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|Title:||Sports equity strategies and local football in England|
|Presented at:||University of Leicester|
|Abstract:||This study traces the implementation of The English Football Association’s Ethics and Sports Equity Strategy (E&SES), which aims to tackle inequalities - including racism – in English football, but particularly in the often overlooked local, grass-roots form of the game. Case studies of five County Football Associations were undertaken to assess the implementation of the E&SES, involving 57 semi-structured interviews with local football stakeholders and participant observation at County FA and National FA offices. Following critical realist principles, the structural conditions of local football were outlined using historical documentary evidence, tracing the legacy of amateurist ideas of fairness and apoliticism, and identifying the exclusivity of ‘club cultures’ at County FAs. The influence of more recent policy developments that have politicised and professionalised the local game were then assessed. Research found resistance to change among long-standing County FA Governance personnel, attributed to components of amateurism including ‘paternalism’, ‘protectionism’ and ‘fairness’. Here, many saw the E&SES as being unfair itself and causing fresh problems, as it supported preferential treatment of some members over others. Such an intervention was therefore seen as unnecessary and unwarranted, so long-standing amateurist conditions were legitimised and reproduced by key actors. The ‘club cultures’ of County FAs were also informed by ideas of race, often derived from Victorian British colonialism; this, despite widespread denials from key personnel of any racism in the game. The notion of ‘colour-blind’ racism was used to explain this often contradictory process. This colour-blind sentiment made any use of ideas of race as a form of resistance to County FA policy or procedure necessarily problematic. The structural conditions of local English football harbour complex processes of racialised exclusion that require further interrogation. Utilising ‘whiteness’ to account for the racism here has merit, but risks missing some of the wider mechanisms behind exclusion; something a critical realist framework may be better placed to identify.|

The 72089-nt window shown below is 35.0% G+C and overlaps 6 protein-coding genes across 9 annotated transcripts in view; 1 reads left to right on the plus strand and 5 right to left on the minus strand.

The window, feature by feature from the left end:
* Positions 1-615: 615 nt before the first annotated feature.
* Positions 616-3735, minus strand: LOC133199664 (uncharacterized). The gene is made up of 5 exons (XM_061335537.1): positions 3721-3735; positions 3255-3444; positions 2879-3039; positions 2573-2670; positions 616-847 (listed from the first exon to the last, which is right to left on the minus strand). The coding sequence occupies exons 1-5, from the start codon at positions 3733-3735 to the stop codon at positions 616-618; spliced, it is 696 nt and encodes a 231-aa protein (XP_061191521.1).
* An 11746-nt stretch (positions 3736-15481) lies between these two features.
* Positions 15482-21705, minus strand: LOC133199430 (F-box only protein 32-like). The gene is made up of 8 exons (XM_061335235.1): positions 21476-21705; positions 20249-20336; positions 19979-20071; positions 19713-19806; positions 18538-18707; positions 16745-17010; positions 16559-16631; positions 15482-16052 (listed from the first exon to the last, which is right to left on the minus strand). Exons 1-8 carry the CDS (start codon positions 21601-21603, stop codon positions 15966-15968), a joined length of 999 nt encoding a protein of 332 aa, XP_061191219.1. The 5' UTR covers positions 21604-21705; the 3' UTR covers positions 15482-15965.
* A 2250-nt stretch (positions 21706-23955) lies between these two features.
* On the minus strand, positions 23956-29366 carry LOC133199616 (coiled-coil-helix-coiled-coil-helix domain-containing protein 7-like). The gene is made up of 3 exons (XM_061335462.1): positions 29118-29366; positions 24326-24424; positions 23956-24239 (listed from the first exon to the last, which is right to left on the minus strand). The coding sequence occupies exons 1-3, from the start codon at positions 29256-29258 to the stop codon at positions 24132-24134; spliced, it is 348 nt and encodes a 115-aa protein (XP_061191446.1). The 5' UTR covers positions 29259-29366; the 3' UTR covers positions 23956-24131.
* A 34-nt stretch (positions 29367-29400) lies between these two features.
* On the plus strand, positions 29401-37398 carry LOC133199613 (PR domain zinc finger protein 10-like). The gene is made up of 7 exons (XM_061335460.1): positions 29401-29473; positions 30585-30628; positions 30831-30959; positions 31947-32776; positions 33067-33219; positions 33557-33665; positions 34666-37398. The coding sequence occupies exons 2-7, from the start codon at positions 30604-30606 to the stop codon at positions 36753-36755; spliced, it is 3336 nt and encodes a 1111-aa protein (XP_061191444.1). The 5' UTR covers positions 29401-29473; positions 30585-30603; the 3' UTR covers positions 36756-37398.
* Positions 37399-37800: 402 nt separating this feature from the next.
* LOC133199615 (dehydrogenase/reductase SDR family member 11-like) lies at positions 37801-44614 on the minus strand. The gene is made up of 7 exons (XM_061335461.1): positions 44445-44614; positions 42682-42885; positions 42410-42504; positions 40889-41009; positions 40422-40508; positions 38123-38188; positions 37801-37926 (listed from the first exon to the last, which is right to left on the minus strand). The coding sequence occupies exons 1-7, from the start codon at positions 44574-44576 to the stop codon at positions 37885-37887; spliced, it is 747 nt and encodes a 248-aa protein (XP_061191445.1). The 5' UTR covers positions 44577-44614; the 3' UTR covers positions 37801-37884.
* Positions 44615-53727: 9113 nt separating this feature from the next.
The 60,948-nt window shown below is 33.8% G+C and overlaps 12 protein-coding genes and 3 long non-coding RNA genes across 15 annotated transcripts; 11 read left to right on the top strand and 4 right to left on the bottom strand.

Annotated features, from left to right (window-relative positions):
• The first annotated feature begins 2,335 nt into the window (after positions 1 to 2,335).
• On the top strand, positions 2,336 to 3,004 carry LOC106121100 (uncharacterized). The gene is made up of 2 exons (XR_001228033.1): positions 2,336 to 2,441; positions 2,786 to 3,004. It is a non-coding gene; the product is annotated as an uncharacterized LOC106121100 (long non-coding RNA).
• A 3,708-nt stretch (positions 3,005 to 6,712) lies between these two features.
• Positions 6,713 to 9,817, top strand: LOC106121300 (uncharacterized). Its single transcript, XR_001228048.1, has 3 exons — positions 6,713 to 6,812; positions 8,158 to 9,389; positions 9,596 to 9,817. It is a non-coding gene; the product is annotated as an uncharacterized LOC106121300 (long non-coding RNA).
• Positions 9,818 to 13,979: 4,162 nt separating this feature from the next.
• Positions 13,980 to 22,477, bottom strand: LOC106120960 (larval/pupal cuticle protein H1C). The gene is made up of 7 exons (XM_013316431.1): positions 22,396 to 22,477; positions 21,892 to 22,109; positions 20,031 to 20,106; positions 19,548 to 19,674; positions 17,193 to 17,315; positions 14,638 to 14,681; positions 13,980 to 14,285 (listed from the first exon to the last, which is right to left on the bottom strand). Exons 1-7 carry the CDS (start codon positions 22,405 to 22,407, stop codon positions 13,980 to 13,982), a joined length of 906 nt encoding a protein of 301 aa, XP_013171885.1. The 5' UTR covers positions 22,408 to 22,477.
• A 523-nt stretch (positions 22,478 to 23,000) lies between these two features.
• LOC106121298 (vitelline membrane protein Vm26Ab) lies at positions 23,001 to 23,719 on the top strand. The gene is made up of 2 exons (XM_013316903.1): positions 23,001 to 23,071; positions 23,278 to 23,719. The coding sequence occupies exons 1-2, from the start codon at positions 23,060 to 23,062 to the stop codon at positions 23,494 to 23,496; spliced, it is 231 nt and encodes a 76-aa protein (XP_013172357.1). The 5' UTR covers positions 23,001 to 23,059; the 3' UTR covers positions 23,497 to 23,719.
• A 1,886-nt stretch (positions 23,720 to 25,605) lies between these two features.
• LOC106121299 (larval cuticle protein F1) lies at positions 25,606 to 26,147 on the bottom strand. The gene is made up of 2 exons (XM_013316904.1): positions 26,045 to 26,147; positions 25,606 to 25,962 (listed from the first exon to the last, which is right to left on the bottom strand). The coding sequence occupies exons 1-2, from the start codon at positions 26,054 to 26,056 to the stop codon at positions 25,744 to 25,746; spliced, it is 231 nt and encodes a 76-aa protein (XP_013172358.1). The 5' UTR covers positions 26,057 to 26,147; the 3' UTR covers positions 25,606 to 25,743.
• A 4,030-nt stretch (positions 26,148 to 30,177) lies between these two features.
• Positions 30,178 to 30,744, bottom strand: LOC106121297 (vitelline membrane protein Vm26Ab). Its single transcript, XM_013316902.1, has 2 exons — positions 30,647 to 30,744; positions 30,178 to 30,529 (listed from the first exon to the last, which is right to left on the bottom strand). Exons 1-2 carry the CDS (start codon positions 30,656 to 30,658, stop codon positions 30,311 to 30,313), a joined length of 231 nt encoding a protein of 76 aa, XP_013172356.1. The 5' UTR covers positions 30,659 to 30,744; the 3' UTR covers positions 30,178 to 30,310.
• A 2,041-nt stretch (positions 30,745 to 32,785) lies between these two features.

|Appears in Collections:||Theses, Dept. of Sociology|
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